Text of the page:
Life After Hate: Former Neo-Nazi Shares Her Thoughts And Experiences


Angela King, a white supremacist, shared her transformation from an extremist to founding a deradicalization organisation in her interview to BBC.

King had been raised in an ultra conservative family in South Florida attending baptist school and Catholic Church services.

"My mother used to say to me, 'I will never stop loving you... except you better never bring home a black person or a woman," she said.

But she was a gay and kept it secret.

"From very early on I felt I was abnormal because I was attracted to people of the same sex."

King grew up and became part of violent white supremacist gangs. They hated black people, Jews and were homophobic.

"We drove around all pumped up and started talking about what a race war would be like in the US," she recalled one of the incidences when her group beat some people in a bar.

 "We talked about how it was OK to hurt people who aren't like us and we decided to go and find a place to rob."

They then went on to rob a Jewish clerk for which she was later arrested.

"I had tattoos all over my body. I had Vikings tattooed on my chest, a swastika on my middle finger and 'Sieg Heil' on the inside of my bottom lip, which was the Hitler salute," King says.

King first went to a public school when she was 10 where she struggled with her weight and self-confidence, and was bullied.

She fought back with violence and joined a neo-Nazi punk rock group.

"These younger skinheads were known as 'fresh cuts'," King says.

"I joined them because they accepted my violence and anger without question."

Soon she started to hang out with older skinheads and joined a violent white extremist group.

"They told me that Jews had owned the slave ships and had brought black people to America to endanger the white race.

"It sounds ridiculous but when you are uneducated or trying to fit in, you soak up the new reality like a sponge."

“The neo-Nazi beliefs didn't feel like a stretch from what I already knew,” Kings says of how she was first drawn to far-right ideology.

“I did not always feel hatred. It started with fear of the unknown. The fear turned into anger. The anger into hate. The hate into violence. At that young age, I internalised a great deal of bullying and negativity. I dehumanised myself and thought it was OK to do the same to others.”

Angela was sentenced to prison in 1999
“Although the beliefs are not what initially drew me into it. It was that I was accepted: anger, violence, and all. It became easier for me to blame others and to justify my own actions and insecurities by claiming superiority. I wasn't superior. I was an angry young woman who had suffered bullying, abuse, was self-destructive, irresponsible, and a high school dropout with no self-esteem.”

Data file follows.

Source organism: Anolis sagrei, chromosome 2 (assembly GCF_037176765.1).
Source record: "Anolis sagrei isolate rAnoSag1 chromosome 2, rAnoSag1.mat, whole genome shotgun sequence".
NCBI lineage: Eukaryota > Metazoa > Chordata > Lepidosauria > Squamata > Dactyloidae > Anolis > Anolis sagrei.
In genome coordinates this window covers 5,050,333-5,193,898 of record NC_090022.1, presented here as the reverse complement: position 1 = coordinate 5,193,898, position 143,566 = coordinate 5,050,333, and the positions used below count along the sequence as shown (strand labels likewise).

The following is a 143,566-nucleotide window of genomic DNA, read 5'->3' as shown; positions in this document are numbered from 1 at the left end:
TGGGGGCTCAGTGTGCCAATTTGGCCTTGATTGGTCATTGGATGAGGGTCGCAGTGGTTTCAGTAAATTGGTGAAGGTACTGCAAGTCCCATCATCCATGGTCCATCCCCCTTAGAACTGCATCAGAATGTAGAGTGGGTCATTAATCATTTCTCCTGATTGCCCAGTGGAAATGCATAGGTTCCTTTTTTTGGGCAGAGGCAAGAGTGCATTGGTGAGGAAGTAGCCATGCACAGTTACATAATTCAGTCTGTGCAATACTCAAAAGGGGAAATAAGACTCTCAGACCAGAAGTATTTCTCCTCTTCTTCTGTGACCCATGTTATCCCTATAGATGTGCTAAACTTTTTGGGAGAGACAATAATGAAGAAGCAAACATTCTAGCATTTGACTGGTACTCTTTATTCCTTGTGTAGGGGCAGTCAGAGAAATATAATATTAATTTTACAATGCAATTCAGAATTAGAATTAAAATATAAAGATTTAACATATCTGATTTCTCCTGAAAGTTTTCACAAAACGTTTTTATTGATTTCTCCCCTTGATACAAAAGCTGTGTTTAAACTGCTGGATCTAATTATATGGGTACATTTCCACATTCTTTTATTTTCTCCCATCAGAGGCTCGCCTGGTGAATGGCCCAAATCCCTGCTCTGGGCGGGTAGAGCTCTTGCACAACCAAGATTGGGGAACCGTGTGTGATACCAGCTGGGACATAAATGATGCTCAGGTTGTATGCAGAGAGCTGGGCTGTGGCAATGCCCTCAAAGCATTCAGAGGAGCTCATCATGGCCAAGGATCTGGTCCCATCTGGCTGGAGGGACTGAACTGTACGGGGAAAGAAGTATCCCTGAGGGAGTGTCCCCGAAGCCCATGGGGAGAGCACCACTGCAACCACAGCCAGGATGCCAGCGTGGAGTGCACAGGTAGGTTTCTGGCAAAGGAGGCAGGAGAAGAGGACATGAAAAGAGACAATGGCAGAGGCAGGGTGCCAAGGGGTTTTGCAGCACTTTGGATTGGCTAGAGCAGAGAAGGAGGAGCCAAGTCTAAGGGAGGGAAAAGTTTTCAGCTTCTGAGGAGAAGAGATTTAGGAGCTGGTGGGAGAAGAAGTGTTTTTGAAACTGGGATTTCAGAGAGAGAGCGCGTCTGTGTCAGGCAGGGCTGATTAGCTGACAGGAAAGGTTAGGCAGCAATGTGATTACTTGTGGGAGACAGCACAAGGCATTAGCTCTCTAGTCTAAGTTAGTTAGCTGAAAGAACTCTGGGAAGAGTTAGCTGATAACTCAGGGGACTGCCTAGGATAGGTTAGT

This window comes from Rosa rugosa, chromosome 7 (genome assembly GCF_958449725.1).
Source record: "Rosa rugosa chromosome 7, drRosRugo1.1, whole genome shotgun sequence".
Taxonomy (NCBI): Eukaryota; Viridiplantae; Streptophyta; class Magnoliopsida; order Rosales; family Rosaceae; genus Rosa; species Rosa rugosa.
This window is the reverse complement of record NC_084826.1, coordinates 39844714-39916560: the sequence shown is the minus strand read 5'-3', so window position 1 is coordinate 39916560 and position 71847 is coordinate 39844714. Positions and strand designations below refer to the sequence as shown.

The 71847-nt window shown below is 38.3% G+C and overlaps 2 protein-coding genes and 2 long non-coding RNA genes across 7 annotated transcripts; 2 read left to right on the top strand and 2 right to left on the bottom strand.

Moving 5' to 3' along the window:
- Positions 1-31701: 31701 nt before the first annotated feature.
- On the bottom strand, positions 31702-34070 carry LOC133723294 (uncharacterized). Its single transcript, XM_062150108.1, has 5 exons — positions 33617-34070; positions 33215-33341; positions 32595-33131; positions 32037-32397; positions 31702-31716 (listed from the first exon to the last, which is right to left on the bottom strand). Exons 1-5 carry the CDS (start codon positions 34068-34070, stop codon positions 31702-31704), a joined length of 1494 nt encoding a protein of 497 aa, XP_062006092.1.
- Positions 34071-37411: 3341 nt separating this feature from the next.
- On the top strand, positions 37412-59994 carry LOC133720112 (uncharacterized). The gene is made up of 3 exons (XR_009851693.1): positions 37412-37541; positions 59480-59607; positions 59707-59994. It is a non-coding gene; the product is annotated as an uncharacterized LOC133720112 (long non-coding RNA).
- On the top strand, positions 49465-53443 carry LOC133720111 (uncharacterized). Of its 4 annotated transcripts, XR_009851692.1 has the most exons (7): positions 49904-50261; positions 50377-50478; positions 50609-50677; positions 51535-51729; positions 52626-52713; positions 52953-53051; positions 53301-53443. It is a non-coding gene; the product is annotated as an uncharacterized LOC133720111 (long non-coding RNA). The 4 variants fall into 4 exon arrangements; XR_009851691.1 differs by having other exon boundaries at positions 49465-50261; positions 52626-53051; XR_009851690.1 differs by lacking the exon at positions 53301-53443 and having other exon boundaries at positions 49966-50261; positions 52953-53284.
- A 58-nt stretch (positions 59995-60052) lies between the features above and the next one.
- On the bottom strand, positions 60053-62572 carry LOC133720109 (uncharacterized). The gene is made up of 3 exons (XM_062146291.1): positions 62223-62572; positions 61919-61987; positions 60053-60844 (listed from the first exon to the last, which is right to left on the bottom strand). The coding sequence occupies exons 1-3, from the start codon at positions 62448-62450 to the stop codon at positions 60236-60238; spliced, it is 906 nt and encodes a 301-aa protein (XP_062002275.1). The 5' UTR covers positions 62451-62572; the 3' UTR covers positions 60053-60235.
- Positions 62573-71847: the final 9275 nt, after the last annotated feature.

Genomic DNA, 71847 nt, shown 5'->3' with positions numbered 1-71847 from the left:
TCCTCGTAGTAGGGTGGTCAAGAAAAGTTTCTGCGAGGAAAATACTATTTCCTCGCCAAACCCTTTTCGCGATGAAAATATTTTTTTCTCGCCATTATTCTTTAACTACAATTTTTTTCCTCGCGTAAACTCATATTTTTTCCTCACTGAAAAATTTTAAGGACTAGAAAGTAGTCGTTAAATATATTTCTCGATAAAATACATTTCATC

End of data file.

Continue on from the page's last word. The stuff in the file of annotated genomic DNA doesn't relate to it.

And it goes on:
In 1998 King, 23, was arrested on robbery charges and taken to the Federal Detention Centre in Miami and later jailed for five years.

Her experience is prison with people from different cultures and backgrounds changed her.

"I was in the recreation area smoking when a Jamaican woman said to me, 'Hey, do you know how to play cribbage?'"

"I hadn't really known any people of colour before, but here were these women who asked me difficult questions but treated me with compassion," King says.

One black women even helped hide her racist past by stealing a newspaper which had an article about King's case.

Later another Jamaican woman who initially disliked her for her past confronted her.

"People said she had been in violent gangs and was a real badass. One day as I passed, she asked: 'How do you even get to be like that?' I stopped and answered her as fully and honestly as I could."

The two began to connect to their similar experiences and slowly became very close friends.

"We realised we had fallen in love with each other. We were like, 'How on Earth did this happen?'"

"We spent a lot of time together talking and shared a cell for a while. It got quite serious but we had to keep it secret."

King was released in 2001 and their relationship ended but it gave her a new life, without hate.

"I was very honest about my past. I found acceptance in the gay community and realised I wasn't alone."
Angela earned a degree in sociology and psychology after
getting released.

King then studied sociology and psychology, explored extremism, met other former extremists and even visited a Holocaust survivor. She is also doing public speaking since then.

"I was excited to meet other people who had got involved in violent extremism and then got out. I wasn't alone," King says.

"People in extremist groups wrap their entire identities around it. Everything in their life has to be changed, from the way they think, to the people they associate with, to dealing with permanent tattoos."

She then joined two Americans who had founded a blog called Life After Hate and with them made it a non-profit organisation for deradicalization.

The organisation educates people about the threats of violent extremism and researches the individual-level pathways into and out of extremism.

"I have a lot of healthy guilt about who I was and the things I did to hurt others and myself. But I know I would not have been able to do this work had I not had those experiences," she says.

A group of around 60 former extremists provide peer support to each other. The recent violence in Charlottesville, Virginia, has been particularly difficult to deal with.

"Current events can bring up guilt and shame," King says.

In January 2017, the Obama administration awarded the group $400,000 as part of an anti-extremism grant. However, in June 2017 under President Donald Trump the grant was discontinued but King says personal donations are helping meet the targets.


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